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Submitted by Web Master on 3 April 2023

Stakeholders have demanded that the government and mining companies expand on more ways to build the capacity of Tanzanians located near mining areas for them to access opportunities in their areas.

This was said during the Policy Forum monthly Breakfast Debate on March 31, 2023, which was organized by Policy Forum and Hakirasilimali. It was noted that communities living around various mining areas are the first contact to the mines and the most affected by mining activities but end up benefiting less compared to the revenue extracted from their areas.

Research conducted by Hakirasilimali in Geita and Tarime shows that there is unsatisfactory participation of the citizens who are found in those mining areas. Paul Mikongoti, Researcher and Policy Analyst from HakiRasilimali said some of the reasons that contributed to low involvement included lack of needed qualifications, low employment opportunities, and low interest from the communities around mining areas,

Mikongoti pointed out that there is a need to increase the capacity of these citizens who are in the extractive areas, “there is a need to develop training programs to impart skills, and mining companies should work closely with the communities,” emphasized Mikongoti.

Untapped Potential

It was noted there is still a lot of potential in the mining sector especially looking at the whole value chain of the sector, “taxes, royalties, and levies account for only 25 percent of what is earned in the mines," explains Prof Abel Kinyondo, a seasoned economic expert from the University of Dar es Salaam.

Prof. Kinyondo further alluded Local content (LC) is a multi-dimensional concept whose scope and depth vary substantially. According to The World Bank and Kaiser EDP (2015) framework, ‘local’ in this context represents three dimensions namely: (i) geography, (ii) ownership and (iii) value addition (wealth retention). On the other hand, ‘content’ consists of (i) Employment (ii) Procurement of goods and services and (iii) Skills development and technological transfers. It is important to note that to fully understand local content the three dimensions in each separate terms (local and content) must be unpacked to assess the level and quality of citizen participation in the extractive sector.

"70 to 75 percent goes to operating costs. Therefore, when you concentrate on taxes, royalties, and levies, you are only focusing on 25 percent of the funds that are available in this sector."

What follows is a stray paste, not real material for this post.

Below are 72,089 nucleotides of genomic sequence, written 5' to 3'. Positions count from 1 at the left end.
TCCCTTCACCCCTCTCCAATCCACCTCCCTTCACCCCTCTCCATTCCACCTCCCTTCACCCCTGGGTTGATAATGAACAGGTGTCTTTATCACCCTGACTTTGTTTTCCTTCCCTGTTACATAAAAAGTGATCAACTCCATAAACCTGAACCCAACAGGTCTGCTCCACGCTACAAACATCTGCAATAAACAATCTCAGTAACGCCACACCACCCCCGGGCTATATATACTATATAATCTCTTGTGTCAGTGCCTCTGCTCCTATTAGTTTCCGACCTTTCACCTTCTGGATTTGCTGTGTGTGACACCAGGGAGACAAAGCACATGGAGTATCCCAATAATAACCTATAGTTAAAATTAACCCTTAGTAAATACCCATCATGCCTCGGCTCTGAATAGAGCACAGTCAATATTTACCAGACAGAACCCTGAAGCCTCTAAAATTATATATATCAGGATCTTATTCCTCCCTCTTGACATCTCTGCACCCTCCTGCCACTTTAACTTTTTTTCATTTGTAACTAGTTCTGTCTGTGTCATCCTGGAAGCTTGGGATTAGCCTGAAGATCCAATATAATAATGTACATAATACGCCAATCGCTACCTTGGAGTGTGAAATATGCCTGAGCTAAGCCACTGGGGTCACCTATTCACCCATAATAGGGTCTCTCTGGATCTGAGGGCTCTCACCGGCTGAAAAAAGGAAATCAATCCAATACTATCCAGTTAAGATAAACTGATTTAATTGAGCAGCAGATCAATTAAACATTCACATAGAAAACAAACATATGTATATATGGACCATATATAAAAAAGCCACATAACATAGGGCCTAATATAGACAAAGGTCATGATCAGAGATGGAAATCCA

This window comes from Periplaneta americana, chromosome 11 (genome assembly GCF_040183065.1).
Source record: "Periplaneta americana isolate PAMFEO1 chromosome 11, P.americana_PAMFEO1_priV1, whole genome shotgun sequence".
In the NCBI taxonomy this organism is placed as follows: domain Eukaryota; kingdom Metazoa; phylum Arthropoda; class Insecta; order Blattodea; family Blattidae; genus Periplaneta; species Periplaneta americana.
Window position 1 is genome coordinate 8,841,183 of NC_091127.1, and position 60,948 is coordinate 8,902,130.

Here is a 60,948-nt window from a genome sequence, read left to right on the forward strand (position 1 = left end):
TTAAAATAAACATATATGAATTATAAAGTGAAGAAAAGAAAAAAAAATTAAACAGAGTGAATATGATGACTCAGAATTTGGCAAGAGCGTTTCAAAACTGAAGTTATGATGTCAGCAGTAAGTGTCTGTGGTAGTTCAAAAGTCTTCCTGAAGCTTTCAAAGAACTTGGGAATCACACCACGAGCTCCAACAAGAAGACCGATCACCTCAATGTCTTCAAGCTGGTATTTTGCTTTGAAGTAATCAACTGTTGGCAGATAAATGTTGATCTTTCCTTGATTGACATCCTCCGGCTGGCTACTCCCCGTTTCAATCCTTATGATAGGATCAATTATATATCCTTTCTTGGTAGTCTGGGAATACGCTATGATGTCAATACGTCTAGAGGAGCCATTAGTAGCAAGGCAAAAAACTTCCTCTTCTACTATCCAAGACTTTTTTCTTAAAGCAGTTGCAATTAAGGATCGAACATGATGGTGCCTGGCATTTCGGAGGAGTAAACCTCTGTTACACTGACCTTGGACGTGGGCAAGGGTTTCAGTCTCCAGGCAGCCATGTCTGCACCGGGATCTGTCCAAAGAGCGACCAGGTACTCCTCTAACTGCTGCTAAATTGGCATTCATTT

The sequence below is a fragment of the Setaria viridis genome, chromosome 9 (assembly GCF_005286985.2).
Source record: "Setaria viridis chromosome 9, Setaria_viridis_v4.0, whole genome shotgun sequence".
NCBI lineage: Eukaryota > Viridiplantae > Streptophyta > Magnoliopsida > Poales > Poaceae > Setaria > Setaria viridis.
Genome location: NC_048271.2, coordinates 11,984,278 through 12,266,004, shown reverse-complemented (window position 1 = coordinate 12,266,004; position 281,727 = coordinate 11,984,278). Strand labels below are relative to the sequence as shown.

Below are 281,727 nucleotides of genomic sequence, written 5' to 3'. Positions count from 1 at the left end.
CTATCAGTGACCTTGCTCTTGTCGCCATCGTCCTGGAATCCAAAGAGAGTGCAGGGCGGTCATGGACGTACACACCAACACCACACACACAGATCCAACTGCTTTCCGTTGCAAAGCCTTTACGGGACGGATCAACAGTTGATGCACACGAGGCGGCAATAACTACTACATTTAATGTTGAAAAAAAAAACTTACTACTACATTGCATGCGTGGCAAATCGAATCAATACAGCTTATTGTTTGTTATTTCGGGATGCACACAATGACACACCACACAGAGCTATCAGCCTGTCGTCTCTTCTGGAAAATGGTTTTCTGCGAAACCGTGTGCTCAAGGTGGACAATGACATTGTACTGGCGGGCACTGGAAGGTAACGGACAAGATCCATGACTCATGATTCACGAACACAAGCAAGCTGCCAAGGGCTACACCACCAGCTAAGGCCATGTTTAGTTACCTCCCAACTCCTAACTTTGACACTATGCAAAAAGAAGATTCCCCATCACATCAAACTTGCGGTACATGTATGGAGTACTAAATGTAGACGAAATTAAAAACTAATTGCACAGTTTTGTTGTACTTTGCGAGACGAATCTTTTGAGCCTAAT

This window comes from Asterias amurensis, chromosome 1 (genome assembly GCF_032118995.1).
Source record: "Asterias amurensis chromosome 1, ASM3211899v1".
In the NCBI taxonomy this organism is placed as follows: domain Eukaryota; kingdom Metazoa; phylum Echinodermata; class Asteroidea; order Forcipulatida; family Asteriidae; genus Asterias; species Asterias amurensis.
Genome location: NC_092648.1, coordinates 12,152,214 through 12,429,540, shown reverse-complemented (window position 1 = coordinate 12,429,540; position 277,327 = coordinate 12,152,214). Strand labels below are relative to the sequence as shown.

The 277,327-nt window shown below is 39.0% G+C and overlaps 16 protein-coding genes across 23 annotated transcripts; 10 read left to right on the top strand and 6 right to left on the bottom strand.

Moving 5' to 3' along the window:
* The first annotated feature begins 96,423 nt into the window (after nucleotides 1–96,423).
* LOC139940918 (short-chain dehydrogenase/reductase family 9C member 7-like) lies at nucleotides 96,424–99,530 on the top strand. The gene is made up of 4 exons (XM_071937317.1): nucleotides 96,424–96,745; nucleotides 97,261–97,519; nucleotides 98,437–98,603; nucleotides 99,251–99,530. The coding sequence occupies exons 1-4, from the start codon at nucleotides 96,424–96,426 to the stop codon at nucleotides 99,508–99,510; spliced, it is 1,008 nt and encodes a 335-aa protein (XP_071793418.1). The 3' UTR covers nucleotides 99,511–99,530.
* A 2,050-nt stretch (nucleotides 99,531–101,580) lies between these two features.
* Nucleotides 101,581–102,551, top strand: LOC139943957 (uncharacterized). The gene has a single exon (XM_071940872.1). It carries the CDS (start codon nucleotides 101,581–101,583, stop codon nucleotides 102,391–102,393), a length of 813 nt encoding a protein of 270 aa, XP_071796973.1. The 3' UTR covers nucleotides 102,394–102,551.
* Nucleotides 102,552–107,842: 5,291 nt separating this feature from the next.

"If we want to increase income, we have to decide completely that we are going to keep even the operating funds, that is 75 percent." emphasized Professor Kinyondo.

Professor Kinyondo explains that the only way to tap into this potential is by building the capacity of the locals in technology, owning companies, selling products, and supplying various services.

He further recommended the Review of the existing LC legal framework. The review must necessarily incorporate the following important clauses: (i)         clause that gives a reasonable priority to ‘local-local’ community (ii)            a clause that makes LC legal framework more facilitative (iii)    a clause that clearly demarcates mandates of various government institutions that oversee LC (iv)      a clause that delegates some of the enforcement powers to local government authorities where actual extraction takes place

Government can do more.

Executive Secretary of the Tanzania Chamber of Mines, Engineer Benjamin Mchwampaka noted that even though the Tanzania government started to get involved in the mining sector about 20 years ago, the government can still do more. He further stated that the government can increase its effort by ensuring young Tanzanians gain useful practical experience to engage in the sector.

“Decent jobs are created. In the mines, you will find there is a cadre of engineers from all areas, and at least the Universities are there to produce them. Even so, they may have a good degree, but with the little practical experience needed for the job.”